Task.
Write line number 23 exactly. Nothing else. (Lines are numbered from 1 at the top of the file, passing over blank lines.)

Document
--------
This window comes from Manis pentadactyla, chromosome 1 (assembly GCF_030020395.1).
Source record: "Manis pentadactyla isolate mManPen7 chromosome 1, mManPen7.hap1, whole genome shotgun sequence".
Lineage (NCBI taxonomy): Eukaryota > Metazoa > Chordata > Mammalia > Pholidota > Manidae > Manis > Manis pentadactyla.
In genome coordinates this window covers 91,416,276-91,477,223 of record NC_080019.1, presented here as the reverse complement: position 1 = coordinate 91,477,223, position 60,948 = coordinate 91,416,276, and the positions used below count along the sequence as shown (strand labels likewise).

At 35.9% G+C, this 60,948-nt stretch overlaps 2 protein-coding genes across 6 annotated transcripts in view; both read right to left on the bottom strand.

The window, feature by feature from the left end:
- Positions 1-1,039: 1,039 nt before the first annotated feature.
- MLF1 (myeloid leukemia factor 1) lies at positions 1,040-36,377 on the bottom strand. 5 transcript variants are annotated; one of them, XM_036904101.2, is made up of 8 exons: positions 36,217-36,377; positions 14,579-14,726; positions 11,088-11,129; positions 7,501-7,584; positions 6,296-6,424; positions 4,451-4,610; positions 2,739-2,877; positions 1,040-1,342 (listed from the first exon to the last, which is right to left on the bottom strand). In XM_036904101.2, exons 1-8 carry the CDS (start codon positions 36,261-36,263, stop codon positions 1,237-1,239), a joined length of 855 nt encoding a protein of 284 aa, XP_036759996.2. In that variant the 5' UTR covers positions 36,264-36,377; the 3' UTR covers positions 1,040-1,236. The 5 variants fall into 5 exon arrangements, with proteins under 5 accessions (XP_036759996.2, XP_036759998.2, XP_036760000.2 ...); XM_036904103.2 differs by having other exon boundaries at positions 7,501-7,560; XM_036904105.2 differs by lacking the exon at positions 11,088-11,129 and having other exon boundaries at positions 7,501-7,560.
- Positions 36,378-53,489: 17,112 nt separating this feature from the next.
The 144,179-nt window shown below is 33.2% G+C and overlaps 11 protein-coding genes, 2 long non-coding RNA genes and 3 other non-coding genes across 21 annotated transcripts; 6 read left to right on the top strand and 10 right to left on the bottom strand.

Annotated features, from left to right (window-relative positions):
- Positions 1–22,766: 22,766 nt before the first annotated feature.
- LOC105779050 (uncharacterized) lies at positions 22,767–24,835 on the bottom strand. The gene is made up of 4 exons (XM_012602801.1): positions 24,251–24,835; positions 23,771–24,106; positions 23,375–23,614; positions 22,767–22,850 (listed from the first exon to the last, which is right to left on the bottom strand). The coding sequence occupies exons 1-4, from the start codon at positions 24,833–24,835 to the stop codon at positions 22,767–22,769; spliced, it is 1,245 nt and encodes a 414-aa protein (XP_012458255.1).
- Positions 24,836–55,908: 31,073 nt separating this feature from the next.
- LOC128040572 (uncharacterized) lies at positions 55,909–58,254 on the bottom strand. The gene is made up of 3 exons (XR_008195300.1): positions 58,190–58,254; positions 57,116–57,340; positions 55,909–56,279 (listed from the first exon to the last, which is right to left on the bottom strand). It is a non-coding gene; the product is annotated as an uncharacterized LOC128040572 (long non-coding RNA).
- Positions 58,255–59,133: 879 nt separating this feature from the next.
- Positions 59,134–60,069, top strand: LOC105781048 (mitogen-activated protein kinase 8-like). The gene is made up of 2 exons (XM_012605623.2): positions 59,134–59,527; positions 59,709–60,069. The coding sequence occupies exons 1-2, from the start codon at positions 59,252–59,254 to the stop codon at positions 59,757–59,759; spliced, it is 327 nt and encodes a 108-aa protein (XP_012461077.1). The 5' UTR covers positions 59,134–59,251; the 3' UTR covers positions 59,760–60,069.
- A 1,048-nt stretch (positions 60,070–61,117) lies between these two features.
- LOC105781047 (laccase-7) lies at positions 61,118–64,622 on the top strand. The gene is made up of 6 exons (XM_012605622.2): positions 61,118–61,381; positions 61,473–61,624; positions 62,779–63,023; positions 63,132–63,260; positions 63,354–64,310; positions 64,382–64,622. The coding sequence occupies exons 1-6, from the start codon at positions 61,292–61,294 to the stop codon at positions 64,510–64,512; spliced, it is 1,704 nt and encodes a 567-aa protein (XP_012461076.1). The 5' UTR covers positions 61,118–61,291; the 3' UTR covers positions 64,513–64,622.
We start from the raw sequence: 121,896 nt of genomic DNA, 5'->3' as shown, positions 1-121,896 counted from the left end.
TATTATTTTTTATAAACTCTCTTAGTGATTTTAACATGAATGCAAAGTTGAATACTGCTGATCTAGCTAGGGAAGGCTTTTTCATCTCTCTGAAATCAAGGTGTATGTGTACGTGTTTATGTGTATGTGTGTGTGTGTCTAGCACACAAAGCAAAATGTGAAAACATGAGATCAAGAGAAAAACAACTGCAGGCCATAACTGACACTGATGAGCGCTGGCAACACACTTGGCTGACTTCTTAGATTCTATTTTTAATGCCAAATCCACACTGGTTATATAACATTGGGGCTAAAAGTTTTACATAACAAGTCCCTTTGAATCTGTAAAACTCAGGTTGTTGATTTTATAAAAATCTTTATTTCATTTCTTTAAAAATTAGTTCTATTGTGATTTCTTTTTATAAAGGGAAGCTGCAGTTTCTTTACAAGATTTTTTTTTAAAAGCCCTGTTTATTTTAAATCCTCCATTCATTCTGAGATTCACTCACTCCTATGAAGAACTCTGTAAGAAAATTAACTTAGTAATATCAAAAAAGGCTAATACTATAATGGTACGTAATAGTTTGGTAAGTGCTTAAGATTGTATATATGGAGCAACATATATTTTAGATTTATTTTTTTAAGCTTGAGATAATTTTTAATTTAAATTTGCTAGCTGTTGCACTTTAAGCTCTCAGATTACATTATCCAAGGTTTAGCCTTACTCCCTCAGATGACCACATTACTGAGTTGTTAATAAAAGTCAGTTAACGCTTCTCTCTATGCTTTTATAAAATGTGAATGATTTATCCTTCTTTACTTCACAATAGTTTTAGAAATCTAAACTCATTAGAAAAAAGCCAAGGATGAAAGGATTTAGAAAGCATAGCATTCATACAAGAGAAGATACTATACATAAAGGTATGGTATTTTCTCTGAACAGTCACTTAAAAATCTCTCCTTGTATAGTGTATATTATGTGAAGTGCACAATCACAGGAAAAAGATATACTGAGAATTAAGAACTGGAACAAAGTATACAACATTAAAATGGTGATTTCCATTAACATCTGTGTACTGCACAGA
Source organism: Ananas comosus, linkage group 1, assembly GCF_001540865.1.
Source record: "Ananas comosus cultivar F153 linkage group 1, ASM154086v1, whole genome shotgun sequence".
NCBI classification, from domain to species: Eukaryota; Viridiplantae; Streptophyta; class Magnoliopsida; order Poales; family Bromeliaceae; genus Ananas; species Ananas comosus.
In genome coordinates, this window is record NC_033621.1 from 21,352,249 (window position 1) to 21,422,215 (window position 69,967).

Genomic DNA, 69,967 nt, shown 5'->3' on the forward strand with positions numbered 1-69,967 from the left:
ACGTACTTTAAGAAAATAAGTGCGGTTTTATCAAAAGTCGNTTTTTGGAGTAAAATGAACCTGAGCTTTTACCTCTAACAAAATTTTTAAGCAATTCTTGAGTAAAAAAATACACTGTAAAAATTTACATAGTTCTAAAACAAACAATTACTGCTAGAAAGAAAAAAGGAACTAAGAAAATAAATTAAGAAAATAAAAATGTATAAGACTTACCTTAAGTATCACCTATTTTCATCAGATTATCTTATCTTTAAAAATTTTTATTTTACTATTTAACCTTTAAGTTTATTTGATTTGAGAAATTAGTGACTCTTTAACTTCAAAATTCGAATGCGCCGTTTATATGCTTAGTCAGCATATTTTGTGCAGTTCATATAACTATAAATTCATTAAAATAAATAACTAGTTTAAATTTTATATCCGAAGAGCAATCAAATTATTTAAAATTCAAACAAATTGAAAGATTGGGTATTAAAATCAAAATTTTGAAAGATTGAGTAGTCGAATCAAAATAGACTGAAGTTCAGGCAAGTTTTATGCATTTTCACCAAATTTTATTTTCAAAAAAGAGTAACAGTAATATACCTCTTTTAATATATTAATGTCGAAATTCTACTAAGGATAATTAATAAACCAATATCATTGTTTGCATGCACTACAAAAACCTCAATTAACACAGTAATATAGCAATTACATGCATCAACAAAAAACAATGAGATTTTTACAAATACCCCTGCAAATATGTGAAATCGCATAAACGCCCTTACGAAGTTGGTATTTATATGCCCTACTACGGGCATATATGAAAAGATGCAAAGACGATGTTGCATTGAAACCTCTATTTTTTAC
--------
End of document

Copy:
Source record: "Ananas comosus cultivar F153 linkage group 1, ASM154086v1, whole genome shotgun sequence".